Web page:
Grappling with Chef and uttering more soothing words over his constant barrage of expletives and his threats to kill her, I finally managed to get him to drop the pin in the sink, and telling the stew to get her act together and stop laughing like a hyena, I told them both to get it sorted by “effing making another one or something.” I quickly checked my shoes for chocolate and went out the side door, getting halfway back to the aft deck to give the boss the bad news, before I spotted “sir” coming the other way. “Where’s her bloody cake, mate?” were the first slurred words he said to me as he reached me halfway. Thinking on my feet, I replied to him with a pure BS answer: “Unfortunately, the cake’s off, sir,” to which he said nothing, just gave me a filthy look, and muttered under his breath to himself: “I’ll sort that lazy pommie cook out,” and he barged past me and headed towards the galley door. Hurrying after him, I saw him look through the galley window as he got to it and come to a screeching halt, and his jaw drop onto his chest in pure astonishment. Thinking, “it can’t be that bad, can it?” I caught up to him and then looked over his shoulder into the galley.
The sight that greeted the both of us was one that had struck him dumb at first, and now me, speechless. Obviously my soothing words and pleas to both of them to get your act together and do something had done nothing to defuse the major “situation abnormal” between the Chef and Chief Stew after I had left, as I interestedly watched the Chef grapple with the Stew on the floor, clearly intent on plastering another handful of chocolate cake all over her face and hair as she tried to knee him firmly in the family jewels. Tearing my eyes away from that spectacle, it also looked as though there had some kind of food fight in the brief minute that I had been absent, with the whole galley now covered in cake, cherries, chocolate, and cream. Not one inch of the normally beautiful and immaculate space, including the ceiling, had seemed to escape from the short but intense battle. The owner stood watching for few moments longer, turned to me, and, giving me good hard “what the ****.?” look and a grim smile, then pointed a finger at me and said, “This is all your fault, so you fix it,” and walked quickly away and back up to the aft deck to the party. Looking into the galley, I wondered what next, as just then the captain rushed into the galley from the pantry to find out what all the noise was about and where the cake was.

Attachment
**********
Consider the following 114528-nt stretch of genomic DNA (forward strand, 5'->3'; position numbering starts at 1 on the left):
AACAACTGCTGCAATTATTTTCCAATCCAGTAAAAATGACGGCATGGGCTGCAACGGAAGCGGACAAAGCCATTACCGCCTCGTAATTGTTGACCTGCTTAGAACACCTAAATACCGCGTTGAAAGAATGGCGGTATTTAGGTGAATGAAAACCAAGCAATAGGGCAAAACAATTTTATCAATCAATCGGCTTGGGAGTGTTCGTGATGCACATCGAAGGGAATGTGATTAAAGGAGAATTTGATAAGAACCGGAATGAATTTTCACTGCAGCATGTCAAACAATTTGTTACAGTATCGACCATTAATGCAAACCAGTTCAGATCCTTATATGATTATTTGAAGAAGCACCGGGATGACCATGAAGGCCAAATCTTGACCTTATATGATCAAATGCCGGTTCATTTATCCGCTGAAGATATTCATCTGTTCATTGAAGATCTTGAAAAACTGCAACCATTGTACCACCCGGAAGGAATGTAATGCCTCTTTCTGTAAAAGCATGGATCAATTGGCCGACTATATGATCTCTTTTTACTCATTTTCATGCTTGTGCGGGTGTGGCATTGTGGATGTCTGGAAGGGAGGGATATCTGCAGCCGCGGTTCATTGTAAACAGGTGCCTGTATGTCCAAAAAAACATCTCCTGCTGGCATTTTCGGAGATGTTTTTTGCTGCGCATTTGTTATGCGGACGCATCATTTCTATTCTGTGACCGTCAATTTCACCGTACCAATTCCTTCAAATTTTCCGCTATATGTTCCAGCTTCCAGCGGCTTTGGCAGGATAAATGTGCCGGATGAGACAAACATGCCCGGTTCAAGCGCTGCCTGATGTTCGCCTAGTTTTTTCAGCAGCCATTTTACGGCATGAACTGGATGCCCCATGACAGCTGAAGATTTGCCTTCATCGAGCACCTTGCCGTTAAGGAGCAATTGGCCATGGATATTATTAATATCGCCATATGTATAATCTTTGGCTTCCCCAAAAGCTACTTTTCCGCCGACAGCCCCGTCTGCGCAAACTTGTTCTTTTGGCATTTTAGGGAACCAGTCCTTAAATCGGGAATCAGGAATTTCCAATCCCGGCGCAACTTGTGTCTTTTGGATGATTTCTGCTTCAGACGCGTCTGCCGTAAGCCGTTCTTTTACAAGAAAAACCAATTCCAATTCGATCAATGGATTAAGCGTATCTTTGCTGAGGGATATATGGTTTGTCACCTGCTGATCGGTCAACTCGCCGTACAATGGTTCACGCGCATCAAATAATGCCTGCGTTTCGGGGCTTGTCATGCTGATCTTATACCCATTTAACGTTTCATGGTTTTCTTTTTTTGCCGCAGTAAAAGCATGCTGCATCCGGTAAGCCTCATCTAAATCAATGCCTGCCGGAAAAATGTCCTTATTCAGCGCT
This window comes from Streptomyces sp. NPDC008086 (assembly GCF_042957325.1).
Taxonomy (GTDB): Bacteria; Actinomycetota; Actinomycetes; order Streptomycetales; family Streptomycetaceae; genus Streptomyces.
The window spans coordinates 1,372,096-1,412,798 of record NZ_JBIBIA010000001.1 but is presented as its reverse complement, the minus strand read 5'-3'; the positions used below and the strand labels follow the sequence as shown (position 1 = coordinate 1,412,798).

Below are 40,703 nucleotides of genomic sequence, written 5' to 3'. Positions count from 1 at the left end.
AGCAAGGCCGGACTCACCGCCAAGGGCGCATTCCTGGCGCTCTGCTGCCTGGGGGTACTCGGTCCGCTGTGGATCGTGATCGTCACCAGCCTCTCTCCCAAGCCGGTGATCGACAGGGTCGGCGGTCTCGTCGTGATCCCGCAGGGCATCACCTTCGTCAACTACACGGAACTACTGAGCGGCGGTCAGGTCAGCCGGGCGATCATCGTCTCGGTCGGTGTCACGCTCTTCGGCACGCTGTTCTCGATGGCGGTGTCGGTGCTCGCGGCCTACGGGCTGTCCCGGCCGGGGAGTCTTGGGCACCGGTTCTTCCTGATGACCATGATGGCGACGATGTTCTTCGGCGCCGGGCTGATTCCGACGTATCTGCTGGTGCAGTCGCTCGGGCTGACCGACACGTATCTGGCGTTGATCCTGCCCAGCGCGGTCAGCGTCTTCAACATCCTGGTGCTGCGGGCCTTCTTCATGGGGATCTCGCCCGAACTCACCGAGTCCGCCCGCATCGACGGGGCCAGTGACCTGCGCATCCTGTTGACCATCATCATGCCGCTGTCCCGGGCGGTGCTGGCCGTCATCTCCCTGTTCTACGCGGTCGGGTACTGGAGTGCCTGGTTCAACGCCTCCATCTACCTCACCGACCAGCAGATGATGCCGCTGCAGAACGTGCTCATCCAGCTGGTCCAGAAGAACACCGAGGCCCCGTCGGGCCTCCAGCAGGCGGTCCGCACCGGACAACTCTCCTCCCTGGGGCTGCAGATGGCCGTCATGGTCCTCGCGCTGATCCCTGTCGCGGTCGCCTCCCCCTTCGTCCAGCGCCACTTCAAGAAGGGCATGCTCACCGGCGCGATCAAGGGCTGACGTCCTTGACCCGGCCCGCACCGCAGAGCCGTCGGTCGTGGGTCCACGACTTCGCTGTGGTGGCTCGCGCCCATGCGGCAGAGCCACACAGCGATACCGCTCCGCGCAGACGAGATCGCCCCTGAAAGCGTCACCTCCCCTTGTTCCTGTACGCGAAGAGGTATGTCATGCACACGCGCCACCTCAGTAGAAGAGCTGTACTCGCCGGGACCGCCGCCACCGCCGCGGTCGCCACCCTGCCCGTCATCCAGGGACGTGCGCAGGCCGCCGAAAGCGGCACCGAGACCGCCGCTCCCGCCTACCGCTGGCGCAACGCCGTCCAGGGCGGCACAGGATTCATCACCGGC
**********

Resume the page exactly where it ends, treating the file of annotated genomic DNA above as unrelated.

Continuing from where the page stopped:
Now, it wasn’t my fault that I hadn’t called him on the radio to explain the delay, as I had been pretty busy trying to calm the merry owner and the lunatic crew down, and again it wasn’t my fault when he slid across the floor on the melted chocolate and cream, arms windmilling, tripped over the still-wrestling Chef and Stew, went flying, and head-butted the dishwasher. But in my defense, I did leap into action and get to the galley, skirting the by-now-exhausted dessert-covered crew, and try to pick him up to see if he was OK.
Question: Have you ever tried to carry out first aid whilst skating on a dessert? My advice to you is: Don’t! I can tell you, it was a big, big, mistake, as I lifted the by-now dazed commander, got him nearly vertical, then lost my balance, and, my feet flying, we both went over backwards and landed on top of the Chef and Stew to screams of agony and further swear words.
But not as much as looking up and seeing the owner, the birthday wife, and some guests absolutely roaring with laughter… looking in the galley window….
You can read the rest of the winners of the superyacht short-story competition here.
Fraser Yachts fraseryachts.com
The Crew Network crewnetwork.com